According to Patrick d’Aulan’s father, the best Champagne is always non-vintage. Why? Because it’s a blend. And the great art of Champagne is the skill of the blend. (Though I suppose the more cynical amongst us might argue that a champenois, brilliant salespeople that they are, will always champion what there’s most of to sell…)
And the d’Aulan family is most certainly champenois. For many years, Patrick’s family were owners of Champagne house Piper Heidsieck (until 1988 when they sold to Rémy Martin). And it was a project to make sparkling wine in Argentina that first brought the family to South America, and which ultimately led to the establishment of Alta Vista in 1998. Currently, Patrick is president of the Edonia group, a company that both distributes and produces wine (the latter in Tokaj, Bordeaux – and Argentina).
I went to have a chat with Patrick in South Kensington’s well appointed branch of Prêt à Manger as part of the research for a book project I’m working on. I hadn’t been to Alta Vista in a few years so I wanted to catch up with what was going on.
As it turned out, we ended up talking just as much about Chile as Argentina (Patrick is taking his team on a trip there soon so I gave him a few tips about who to visit and where to go). And he’s not ruling out a potential venture there in the future, so watch this space…he’s promised to keep me updated.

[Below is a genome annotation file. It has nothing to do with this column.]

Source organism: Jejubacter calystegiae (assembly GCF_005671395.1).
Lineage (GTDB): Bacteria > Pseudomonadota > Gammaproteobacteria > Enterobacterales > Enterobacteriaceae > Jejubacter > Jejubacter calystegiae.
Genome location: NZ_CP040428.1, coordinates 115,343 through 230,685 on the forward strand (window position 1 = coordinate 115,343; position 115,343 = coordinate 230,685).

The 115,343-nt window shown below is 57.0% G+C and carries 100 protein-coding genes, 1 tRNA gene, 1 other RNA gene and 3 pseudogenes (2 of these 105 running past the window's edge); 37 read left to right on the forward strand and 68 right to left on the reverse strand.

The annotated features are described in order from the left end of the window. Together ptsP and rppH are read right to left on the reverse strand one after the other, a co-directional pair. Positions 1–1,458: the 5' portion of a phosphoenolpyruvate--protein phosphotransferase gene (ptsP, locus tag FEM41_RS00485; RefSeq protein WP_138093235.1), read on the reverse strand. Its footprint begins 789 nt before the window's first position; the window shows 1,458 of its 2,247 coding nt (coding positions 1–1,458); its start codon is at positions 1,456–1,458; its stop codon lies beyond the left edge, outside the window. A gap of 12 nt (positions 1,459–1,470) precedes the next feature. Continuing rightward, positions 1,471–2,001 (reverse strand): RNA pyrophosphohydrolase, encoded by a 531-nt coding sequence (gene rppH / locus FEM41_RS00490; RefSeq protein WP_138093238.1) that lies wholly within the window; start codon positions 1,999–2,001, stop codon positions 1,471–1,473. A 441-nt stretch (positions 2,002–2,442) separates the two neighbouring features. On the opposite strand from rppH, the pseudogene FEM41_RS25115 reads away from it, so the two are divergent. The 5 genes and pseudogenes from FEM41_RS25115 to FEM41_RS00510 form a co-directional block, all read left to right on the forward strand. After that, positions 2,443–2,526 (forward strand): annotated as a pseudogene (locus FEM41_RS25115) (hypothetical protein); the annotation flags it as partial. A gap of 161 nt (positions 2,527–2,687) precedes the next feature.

Anyway, back to blending. We were talking about Alta Vista’s focus on single vineyard wines when I mentioned that I’d particularly liked their Grande Reserve Terroir wine (see tasting note below), which is a cross-site blend. “It’s one of our most popular wines,” agreed Patrick (though Patrick tends to agree with many things you say – he’s a very nice man). “We consider it the quintessence of Malbec. Anyone can make a single vineyard wine; great winemaking is about blending.”
What’s currently exciting Patrick about his Argentine winery is some Chardonnay planted at 1,200m (actually part of the Clos de los Siete vineyards, in Vistaflores, though Alta Vista take no part in that operation). Previously he says he’s been a bit disappointed by the potential of whites in Argentina to reach the highest levels of quality. The winery is also now considering planting Chardonnay and a little Pinot Noir at 1,400m altitude, not far from Salentein, also in the Uco Valley. So keep an eye out for any new releases from high-altitude Uco vineyards in the Alta Vista range.
But clearly their focus is Malbec. Patrick readily concedes that they haven’t got things right in the past – by which he meant in vintages even as recent as 2004. “We did too much at the beginning – lowered yields too much, used too much oak…our mistake was not paying enough attention to the experience of the Argentines with their Malbec. We came in a bit like conquistadores, with a mentality that we made the best wine in the world in Bordeaux, so we wanted to make Malbec like St Emilion Merlot. Now, like with all human experience, we’re eventually finding our maturity and equilibrium in the project.”